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Things People Have Said to Me About Down Syndrome


They said to me, “Those who are sick with Down,” rather than saying, “People who happen to have Down syndrome.”

They said to me, “They die very early; they don’t live more than 14 or 15 years,” rather than observing that the average life expectancy for a person with Down syndrome has significantly improved, and these days you can meet people with Down syndrome who are in their 60s.

They said to me, “They can’t do anything alone,” rather than saying, “Your friends need a little bit of help to get what they want in life.”

They said to me, “I’ve seen you with that sick friend,” rather than saying, “I’ve seen how happy you are with your companion.”

They said to me, “You have a lot of ‘nerve’ and patience to spend all your time with them,” rather than saying, “How lucky you are to be surrounded by all that love.”

They said to me, “Those people all look the same,” rather than observing that people with Down syndrome have some similar physical characteristics, but still share a resemblance with their families and are unique in their own ways.

They said to me, “Those people are always laughing and happy,” not understanding that people with Down syndrome experience all emotions, just like everybody else.

They said to me, “Those people you are dealing with,” rather than saying, “your friends.”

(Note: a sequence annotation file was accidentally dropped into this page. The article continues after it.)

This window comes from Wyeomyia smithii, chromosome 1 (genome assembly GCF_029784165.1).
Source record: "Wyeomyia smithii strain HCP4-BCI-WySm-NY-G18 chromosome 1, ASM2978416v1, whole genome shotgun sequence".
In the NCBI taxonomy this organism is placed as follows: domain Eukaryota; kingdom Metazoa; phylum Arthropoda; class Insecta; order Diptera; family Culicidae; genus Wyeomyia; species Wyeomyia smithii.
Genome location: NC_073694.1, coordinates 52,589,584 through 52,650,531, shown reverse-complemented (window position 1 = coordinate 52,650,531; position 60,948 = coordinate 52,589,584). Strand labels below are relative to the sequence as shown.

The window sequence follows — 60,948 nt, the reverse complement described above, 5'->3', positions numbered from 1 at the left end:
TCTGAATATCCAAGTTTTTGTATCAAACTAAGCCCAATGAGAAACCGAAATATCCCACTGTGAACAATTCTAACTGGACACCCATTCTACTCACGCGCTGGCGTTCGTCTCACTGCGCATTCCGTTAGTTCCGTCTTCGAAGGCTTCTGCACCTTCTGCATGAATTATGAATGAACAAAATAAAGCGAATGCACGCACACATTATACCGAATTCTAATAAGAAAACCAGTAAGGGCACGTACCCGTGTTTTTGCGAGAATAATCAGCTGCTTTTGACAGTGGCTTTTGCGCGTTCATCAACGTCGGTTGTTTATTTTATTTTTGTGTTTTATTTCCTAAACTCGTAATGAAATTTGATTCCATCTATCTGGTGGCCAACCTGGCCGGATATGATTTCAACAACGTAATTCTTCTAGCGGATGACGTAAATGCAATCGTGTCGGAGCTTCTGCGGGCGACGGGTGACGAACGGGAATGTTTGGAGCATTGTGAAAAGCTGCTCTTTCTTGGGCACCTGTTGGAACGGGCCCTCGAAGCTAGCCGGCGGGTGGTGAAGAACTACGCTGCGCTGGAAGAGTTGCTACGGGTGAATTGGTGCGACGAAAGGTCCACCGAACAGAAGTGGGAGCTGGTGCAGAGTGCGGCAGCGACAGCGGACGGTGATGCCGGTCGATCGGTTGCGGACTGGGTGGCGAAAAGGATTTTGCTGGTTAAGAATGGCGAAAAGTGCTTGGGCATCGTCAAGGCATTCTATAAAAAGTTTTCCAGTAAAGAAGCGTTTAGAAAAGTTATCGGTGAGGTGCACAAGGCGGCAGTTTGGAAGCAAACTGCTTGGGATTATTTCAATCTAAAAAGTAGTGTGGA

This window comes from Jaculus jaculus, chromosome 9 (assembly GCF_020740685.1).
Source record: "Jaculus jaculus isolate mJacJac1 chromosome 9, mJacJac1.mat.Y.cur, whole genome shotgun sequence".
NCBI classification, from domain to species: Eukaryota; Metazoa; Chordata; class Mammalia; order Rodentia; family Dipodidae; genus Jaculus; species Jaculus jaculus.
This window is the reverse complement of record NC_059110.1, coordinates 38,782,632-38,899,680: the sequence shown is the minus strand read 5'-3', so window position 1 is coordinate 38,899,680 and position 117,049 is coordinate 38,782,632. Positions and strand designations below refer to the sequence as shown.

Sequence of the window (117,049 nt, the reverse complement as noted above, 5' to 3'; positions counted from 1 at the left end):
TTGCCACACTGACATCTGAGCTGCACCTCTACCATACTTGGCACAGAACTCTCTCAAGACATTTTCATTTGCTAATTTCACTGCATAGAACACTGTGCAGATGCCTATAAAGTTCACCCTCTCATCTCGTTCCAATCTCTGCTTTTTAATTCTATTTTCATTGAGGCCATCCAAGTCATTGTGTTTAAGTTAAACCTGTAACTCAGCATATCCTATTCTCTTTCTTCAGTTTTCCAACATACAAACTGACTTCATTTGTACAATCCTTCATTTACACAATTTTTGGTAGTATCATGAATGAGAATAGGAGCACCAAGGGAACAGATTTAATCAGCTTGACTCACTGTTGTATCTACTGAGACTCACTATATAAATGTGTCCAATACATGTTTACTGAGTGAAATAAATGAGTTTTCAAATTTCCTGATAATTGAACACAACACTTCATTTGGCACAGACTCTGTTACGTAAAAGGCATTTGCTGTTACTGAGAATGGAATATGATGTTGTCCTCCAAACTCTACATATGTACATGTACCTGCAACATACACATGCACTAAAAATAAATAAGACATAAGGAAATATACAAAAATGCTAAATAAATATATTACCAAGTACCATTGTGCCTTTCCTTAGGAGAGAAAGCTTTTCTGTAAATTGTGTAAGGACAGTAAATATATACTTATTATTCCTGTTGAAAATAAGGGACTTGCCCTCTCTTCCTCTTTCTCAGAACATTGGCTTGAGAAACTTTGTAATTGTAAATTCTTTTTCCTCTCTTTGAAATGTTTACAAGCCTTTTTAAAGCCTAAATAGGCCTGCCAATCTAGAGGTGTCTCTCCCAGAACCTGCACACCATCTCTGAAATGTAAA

They said to me, “Your friends are r*******; they are not normal,” rather than saying, “Your friends with disabilities” or simply “your friends.”

They said to me, “Oh, your friend must have an old mother because children with Down syndrome are born to older mothers,” rather than saying, “Any mother can have children with Down syndrome.”

They said to me, “They are a burden to society. They can’t be left alone, and they always depend on someone,” rather than saying “With a little help, people with Down syndrome can have independent lives and actively participate in society.”

They said, “I feel so bad for their family members who see them like that every day. It must be very hard for them,” rather than saying, “I feel so happy that their families do not see them differently and enjoy their existence.”

When I first used to hear these words, I was very surprised. I couldn’t understand how humans can feel this way about another human being. But now I’m immune because I know they do not understand that words can hurt and that love does exist; it really does. My friends with Down syndrome are living proof of that love.